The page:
|| This derrick was used to salvage the 1939 wreck of the Aghia Eirini, which was dashed to pieces against the cliffs below
| Diving the site of the 1894 Norwegian wreck Jenny, which is characterized by rocky, kelp-covered gullies in 35 feet of water
| LAMP archaeologist Sam Turner records the hull timbers of the “Train
Wreck,” a small vessel with a cargo of scrap metal sunk in 90 feet of
serving as pilots, and might provide another avenue of consumer goods through informal bartering. There has been a particular interest in the capitalization of traditional kin-ordered and subsistence-based fishing practices which took place throughout the nineteenth century, but especially after the introduction of a commercial salmon fishing industry by a Scottish entrepreneur named Alexander Hector in the 1850s. This process was deliberately fostered by both coercive and conciliatory efforts of the British government, and led to the change of design of traditional Irish watercraft, the abandonment of such small boats in favor of introduced vessels of Scottish or Manx design, and the establishment of fish processing and curing stations on the island with the introduction of a wage labor system where none existed before.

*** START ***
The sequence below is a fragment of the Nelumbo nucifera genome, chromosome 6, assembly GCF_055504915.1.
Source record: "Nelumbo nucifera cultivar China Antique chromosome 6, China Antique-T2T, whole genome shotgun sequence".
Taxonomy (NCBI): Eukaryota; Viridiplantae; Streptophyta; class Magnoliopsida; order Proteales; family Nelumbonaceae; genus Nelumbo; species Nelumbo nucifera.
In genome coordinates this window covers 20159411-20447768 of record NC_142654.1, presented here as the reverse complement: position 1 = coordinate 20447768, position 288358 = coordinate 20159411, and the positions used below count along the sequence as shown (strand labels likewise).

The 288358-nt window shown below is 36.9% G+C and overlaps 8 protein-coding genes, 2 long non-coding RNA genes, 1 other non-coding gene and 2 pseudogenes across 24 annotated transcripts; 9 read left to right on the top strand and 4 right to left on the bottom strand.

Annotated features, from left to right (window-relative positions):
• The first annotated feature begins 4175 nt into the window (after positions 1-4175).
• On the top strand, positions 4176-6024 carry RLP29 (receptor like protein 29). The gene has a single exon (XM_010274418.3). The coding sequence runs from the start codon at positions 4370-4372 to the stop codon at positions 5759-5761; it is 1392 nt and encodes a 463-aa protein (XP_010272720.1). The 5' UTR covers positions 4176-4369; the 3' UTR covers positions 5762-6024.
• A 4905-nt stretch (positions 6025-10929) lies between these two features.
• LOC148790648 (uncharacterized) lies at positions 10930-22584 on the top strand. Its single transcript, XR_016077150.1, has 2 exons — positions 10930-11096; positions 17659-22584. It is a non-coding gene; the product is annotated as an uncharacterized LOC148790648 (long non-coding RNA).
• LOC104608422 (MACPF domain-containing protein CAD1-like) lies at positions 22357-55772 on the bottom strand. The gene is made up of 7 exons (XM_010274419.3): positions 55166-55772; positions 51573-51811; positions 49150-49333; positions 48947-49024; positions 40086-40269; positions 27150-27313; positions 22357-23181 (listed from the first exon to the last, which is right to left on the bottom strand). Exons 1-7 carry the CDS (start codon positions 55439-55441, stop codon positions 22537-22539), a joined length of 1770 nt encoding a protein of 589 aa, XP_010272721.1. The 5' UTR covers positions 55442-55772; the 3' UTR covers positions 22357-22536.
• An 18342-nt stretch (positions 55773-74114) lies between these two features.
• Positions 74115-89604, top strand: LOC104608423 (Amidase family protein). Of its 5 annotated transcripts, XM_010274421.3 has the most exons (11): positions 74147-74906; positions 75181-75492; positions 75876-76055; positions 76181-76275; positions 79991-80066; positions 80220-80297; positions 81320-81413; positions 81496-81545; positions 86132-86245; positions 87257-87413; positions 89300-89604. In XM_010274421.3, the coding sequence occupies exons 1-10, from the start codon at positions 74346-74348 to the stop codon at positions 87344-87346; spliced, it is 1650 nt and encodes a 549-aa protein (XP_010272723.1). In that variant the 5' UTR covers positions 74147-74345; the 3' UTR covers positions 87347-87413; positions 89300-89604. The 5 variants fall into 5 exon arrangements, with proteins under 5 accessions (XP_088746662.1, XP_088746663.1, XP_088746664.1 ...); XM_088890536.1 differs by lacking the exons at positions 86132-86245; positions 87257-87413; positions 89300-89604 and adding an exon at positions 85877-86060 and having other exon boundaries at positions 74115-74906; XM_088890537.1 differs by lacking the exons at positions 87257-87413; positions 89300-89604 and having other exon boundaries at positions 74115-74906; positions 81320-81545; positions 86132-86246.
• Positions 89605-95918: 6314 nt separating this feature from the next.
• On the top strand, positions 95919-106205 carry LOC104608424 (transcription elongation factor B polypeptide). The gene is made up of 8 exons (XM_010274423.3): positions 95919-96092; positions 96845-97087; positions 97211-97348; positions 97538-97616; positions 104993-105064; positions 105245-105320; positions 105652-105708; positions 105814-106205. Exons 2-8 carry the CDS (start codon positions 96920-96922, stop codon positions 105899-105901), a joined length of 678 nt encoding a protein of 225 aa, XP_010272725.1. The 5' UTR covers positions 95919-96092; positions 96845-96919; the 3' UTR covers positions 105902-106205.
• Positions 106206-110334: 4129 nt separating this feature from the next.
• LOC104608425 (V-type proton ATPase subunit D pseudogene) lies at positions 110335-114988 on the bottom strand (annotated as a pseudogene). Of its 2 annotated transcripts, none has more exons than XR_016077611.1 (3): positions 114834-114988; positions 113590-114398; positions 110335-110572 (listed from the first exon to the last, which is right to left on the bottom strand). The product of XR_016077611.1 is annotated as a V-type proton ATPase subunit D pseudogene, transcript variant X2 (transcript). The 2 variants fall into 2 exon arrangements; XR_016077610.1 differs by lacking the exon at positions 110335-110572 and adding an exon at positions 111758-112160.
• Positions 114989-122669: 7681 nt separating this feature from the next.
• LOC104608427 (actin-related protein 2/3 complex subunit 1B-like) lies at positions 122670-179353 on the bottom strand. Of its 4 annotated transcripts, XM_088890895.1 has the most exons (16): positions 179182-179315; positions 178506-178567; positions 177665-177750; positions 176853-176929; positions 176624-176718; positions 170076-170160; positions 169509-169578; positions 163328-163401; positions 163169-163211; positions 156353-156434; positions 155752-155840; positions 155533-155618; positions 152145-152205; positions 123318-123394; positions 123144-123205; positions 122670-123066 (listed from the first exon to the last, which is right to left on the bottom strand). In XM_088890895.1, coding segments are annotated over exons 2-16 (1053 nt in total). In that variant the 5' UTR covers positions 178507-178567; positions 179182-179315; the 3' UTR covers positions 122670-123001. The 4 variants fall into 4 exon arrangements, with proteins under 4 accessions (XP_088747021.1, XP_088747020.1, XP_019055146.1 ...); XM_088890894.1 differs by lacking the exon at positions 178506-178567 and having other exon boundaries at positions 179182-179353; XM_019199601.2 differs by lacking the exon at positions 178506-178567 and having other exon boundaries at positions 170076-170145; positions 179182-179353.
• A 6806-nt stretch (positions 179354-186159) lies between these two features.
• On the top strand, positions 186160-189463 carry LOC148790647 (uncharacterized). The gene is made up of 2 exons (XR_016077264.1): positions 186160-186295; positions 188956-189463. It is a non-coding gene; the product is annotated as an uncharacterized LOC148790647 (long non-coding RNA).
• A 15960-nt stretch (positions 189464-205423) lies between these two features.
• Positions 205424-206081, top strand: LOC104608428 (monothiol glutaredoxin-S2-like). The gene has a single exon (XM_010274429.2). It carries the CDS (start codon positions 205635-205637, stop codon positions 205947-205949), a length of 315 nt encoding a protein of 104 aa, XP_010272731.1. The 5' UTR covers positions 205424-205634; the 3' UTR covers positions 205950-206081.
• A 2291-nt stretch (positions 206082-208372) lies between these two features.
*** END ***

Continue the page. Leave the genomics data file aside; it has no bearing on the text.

| Mist coming down the mountain behind the village of Dooagh.